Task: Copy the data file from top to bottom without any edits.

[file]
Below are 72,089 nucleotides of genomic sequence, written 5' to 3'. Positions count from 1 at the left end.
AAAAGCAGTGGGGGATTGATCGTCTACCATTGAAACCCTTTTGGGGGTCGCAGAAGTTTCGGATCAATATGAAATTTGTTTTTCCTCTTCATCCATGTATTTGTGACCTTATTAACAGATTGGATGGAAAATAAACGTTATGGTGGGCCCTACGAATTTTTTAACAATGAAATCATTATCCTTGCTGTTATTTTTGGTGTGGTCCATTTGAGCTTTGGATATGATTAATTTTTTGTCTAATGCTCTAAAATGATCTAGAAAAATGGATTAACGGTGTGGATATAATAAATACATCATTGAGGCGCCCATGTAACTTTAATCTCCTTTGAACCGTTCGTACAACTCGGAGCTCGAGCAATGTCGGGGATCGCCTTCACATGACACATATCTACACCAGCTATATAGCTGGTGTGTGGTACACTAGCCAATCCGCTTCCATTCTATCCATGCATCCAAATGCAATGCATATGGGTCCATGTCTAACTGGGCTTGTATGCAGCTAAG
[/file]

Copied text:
Below are 72,089 nucleotides of genomic sequence, written 5' to 3'. Positions count from 1 at the left end.
AAAAGCAGTGGGGGATTGATCGTCTACCATTGAAACCCTTTTGGGGGTCGCAGAAGTTTCGGATCAATATGAAATTTGTTTTTCCTCTTCATCCATGTATTTGTGACCTTATTAACAGATTGGATGGAAAATAAACGTTATGGTGGGCCCTACGAATTTTTTAACAATGAAATCATTATCCTTGCTGTTATTTTTGGTGTGGTCCATTTGAGCTTTGGATATGATTAATTTTTTGTCTAATGCTCTAAAATGATCTAGAAAAATGGATTAACGGTGTGGATATAATAAATACATCATTGAGGCGCCCATGTAACTTTAATCTCCTTTGAACCGTTCGTACAACTCGGAGCTCGAGCAATGTCGGGGATCGCCTTCACATGACACATATCTACACCAGCTATATAGCTGGTGTGTGGTACACTAGCCAATCCGCTTCCATTCTATCCATGCATCCAAATGCAATGCATATGGGTCCATGTCTAACTGGGCTTGTATGCAGCTAAG